Acid Survivors Foundation
2011 marked twelfth anniversary of emergence of Acid Survivors Foundation (ASF).As we look back, we can take pride in what the organization has accomplished over the years. ASF has achieved many milestones that have resulted in significant reduction in the number of acid attacks over the years. ASF's relentless advocacy initiatives engaging multiple stakeholders including the Government have led to unprecedented institutional and policy reforms. Bangladesh is the only country to have enacted two laws in 2002 - one to provide for exemplary punishment against perpetrators of acid violence, and the other to establish effective control over the availability of acid. Following this example, activists in India, Pakistan and Cambodia are advocating for acid control laws to be introduced in their respective countries. ASF's unique model combining preventive action with highly sensitive range of support services to the survivors is being replicated internationally. ASF has been able to provide quality burn care services to survivors in its hospital and is continuously searching for ways to improve these services. I would like to recognize the vital role that government, NGOs, wider civil society and the media have played in the last twelve years to help ASF address the issue of acid violence. This collaboration is an excellent example of how private, public, and non-governmental sector sectors can join forces to battle social injustice. ASF's advocacy has led to the establishment of National Acid Control Council (NACC) and District Acid Control Committees (DACCs) which are also examples of good practice in Government-NGO joint efforts. In the coming years ASF will continue to explore ways to strengthen such partnerships.
Though our achievements are many, there remain a number of challenges that we continue to face. Failure to bring perpetrators to justice is a crucial challenge and it prevents survivors to fully come to terms with the tragedy and move on with their lives. An effective and accountable justice system is fundamental to protecting survivor's rights and ASF will continue to work in this area to ensure that survivor's have access to their rights. Another challenge is to work with the government to ensure that public money allocated for the purpose of survivor's rehabilitation is disbursed to real target beneficiaries and utilized properly for their sustainable rehabilitation. To cap it all, a continued challenge for ASF is to ensure that acid victims, especially women and children become fully participating members of society with equal rights and that they are able to live with dignity.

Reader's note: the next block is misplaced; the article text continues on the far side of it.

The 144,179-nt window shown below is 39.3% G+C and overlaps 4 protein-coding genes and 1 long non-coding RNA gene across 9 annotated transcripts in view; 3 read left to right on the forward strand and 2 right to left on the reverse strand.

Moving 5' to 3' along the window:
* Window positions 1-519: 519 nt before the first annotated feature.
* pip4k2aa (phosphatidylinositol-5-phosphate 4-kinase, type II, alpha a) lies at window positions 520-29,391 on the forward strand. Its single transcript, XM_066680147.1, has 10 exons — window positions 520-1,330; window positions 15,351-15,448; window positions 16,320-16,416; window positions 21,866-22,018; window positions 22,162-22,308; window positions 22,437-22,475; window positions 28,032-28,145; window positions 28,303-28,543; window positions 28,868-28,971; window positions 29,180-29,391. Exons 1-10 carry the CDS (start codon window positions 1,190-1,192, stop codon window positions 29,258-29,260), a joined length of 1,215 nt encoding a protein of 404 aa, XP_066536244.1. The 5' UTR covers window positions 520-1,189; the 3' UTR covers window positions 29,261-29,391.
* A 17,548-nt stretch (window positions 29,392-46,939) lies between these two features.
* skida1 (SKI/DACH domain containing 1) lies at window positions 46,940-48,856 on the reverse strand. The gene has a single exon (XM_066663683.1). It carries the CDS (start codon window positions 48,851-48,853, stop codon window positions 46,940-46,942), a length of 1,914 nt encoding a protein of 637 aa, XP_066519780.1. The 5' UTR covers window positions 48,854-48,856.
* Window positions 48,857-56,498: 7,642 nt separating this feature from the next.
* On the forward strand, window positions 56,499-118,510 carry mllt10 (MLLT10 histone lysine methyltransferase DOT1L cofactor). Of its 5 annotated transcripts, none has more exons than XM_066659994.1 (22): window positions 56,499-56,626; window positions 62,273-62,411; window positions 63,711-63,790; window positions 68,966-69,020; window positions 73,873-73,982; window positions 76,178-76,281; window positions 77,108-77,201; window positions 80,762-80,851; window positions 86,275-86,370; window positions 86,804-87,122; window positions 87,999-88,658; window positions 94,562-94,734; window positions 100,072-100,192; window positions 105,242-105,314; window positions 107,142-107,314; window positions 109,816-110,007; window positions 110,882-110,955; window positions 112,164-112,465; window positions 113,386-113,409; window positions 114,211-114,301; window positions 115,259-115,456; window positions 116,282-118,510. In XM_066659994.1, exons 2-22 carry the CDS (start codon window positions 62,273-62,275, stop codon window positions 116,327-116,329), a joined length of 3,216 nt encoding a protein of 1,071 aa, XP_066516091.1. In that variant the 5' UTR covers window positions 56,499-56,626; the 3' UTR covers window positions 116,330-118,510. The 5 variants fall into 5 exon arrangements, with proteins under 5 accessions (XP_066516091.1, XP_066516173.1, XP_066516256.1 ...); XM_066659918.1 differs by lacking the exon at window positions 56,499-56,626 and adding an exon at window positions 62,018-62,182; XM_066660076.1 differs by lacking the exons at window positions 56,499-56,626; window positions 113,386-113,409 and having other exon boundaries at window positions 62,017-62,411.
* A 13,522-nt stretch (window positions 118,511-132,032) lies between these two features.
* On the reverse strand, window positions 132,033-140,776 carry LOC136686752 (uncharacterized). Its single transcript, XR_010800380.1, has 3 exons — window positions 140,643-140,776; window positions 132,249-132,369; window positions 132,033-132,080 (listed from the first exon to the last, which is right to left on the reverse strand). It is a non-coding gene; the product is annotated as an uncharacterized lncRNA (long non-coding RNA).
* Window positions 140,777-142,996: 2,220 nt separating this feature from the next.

ASF would not be where it is today without the generous cooperation and support of the government, international donors, corporate bodies, many individuals, NGOs and media who have supported our cause nationally and locally. I take this opportunity to acknowledge their contribution on behalf of ASF's Board of Trustees and express our deepest gratitude to all supporters, partners, and stakeholders. I also take this opportunity to express my sincere appreciation to my colleagues in the ASF board for their valuable contribution and unfaltering commitment. I would like to commend our Executive Director for her outstanding leadership as well as the management team and other members of the staff for their tireless work and devotion.
Last but not least, words cannot express the admiration and respect I have for my dear survivors, I am truly humbled be their courage and strength. They remain an inspiration for me personally and for ASF. Each of them is a shining example of determination to live a normal life with heads held high. As the pages that follow here show, the extraordinary courage and resilience of the survivors have been the largest contributing factor to ASF's success.